Now, normally I wouldn’t pay that much attention to something like this. But this project’s Board of Advisors includes, in no particular order, Cory Doctorow, Yoko Ono, Bruce Sterling and Jimmy Wales. (ETA: despite what this post originally says, Nalo Hopkinson is not a member of the BOA. My apologies.)

And suddenly, I became a lot more concerned.


To understand this, one needs to understand a little of Vanuatu itself: of its colonial history and its current politics and concerns. One needs to understand – or at least be familiar with – the concept of kastom, the old culture and the old way, and the tension that exists between it and outside influences.

One must also understand the very sensitive issue of land ownership in Vanuatu.

So just what is the Pacifica Foundation? And why are all these eminent Westerners on its board of advisors? And just what raises numerous red flags in my mind?

For one thing, there are no Man Tanna (people of Tanna) on the BOA, with the sole exception of the land owner, Isso Kapum. Most worryingly, there is no mention of the Vanuatu Cultural Centre (kaljeral senta blong Vanuatu), the incredible people who work tirelessly to protect, preserve and invigorate kastom. Can DJ Spooky work without the Cultural Centre? Has he made contact with them? Do they approve this resort?

DJ Spooky sets to build an “artist retreat” on Tanna. “artists, writers, composers, theoreticians, and creatives from all disciplines will be invited to explore sustainable art practice … in a spirit that celebrates the unique qualities of being located in the South Pacific.” I’m not quite sure what those are, exactly, but “The Vanuatu Pacifica Foundation is building this artist retreat as a way to keep the cultural legacy of Tanna vibrant and alive.”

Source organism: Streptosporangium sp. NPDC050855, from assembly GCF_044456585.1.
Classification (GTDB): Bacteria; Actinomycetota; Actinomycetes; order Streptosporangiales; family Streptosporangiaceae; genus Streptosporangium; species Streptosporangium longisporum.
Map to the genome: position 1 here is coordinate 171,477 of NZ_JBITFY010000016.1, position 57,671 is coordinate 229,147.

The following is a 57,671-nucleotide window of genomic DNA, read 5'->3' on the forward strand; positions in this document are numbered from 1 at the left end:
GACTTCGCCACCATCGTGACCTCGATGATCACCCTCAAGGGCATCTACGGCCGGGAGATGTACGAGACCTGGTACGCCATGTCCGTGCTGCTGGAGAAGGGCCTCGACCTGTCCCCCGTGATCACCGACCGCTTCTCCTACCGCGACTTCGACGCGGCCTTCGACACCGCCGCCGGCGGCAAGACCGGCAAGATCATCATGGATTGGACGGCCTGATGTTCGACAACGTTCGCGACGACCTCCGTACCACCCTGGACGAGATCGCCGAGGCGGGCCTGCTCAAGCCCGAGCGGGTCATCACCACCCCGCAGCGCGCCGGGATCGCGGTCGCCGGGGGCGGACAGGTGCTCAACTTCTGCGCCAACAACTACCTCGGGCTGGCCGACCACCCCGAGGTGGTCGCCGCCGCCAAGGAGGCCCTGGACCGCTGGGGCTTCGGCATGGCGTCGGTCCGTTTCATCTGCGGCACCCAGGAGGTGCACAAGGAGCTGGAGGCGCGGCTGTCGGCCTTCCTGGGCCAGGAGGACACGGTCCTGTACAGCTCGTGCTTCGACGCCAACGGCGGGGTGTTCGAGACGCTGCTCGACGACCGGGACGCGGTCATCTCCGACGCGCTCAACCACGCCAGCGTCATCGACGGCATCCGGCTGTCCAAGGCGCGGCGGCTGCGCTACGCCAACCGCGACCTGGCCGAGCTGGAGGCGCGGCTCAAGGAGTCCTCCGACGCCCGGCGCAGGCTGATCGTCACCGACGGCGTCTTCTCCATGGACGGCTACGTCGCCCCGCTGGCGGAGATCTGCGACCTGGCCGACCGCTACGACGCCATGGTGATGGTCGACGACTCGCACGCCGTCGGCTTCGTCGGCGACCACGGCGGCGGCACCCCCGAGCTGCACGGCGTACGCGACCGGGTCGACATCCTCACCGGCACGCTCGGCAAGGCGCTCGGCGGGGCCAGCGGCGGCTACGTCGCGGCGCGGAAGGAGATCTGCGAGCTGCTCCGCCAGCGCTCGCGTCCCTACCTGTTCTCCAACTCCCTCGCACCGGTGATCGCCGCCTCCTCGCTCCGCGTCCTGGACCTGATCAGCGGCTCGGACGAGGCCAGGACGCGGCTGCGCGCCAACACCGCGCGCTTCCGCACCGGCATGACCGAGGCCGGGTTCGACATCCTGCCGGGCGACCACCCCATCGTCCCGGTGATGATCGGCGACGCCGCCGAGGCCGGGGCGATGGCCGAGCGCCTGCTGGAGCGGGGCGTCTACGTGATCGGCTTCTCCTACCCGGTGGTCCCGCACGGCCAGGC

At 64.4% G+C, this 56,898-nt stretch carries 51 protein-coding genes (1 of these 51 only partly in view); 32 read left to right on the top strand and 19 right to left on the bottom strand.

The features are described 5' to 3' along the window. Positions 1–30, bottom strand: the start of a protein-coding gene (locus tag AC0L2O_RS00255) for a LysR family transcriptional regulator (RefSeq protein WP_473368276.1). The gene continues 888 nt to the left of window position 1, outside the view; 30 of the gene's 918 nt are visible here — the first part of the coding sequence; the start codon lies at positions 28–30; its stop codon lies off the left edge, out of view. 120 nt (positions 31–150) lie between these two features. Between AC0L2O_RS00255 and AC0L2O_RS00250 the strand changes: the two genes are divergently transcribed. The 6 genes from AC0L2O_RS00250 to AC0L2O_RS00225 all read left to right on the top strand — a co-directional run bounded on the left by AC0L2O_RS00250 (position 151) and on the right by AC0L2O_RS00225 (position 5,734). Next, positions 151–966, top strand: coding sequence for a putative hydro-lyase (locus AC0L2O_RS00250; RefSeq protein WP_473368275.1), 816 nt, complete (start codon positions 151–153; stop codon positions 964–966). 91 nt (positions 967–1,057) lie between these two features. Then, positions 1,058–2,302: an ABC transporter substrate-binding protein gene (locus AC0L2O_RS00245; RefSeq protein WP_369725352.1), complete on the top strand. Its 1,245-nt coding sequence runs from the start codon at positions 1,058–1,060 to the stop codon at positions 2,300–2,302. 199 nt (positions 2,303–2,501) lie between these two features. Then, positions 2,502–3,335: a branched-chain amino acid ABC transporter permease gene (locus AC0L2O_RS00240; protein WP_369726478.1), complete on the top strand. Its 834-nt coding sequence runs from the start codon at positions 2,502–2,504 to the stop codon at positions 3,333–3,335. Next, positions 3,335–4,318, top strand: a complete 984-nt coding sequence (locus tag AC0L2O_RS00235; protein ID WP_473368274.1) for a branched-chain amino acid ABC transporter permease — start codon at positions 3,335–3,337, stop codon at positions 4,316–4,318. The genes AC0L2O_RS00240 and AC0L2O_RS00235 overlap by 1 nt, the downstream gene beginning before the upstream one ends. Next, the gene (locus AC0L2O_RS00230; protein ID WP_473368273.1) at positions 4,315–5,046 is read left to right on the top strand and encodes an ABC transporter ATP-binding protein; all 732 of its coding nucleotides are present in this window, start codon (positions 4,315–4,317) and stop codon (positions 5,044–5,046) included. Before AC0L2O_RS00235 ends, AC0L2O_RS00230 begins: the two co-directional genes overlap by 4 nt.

How? How would foreign artists on a retreat possible help preserve or even understand the culture of Tanna?

Many of the Tannese have resisted change for centuries, but now feel the call to engage with the outside world. The younger generation has begun to leave the island, and “they get into trouble,” says Esso Kapum who gave the use of his land on Tanna for the venture. “We want to give them a reason to stay.”

There are so many problems with these contradictory statements I find it hard to know where to begin. Let’s begin with land ownership, possibly the most important thing in Vanuatu. Land cannot be sold so much as leased on a 99 year basis. Land disputes are the number one cause of strife, prolonged trials and topics of conversation. Today’s situation sees much traditionally-owned land being “sold” to foreigners, mostly Australian land speculators, to develop as housing for the rich or as resorts. The situation is desperate on the island of Efate (Vanuatu’s main island) and is spreading rapidly, to Tanna and even the remote Banks islands, where I lived.

At its most basic, DJ Spooky and his board of directors, wittingly or not, are contributing to the parceling of traditional land away from its traditional owners.

Worse than that, there is no sign of how, or why, this project will assist kastom kalja. No kastom jif is on the board of directors. Tanna kastom is strong (for a fascinating exploration of kastom on Tanna check out The Tree and the Canoe) but such a retreat will not serve it.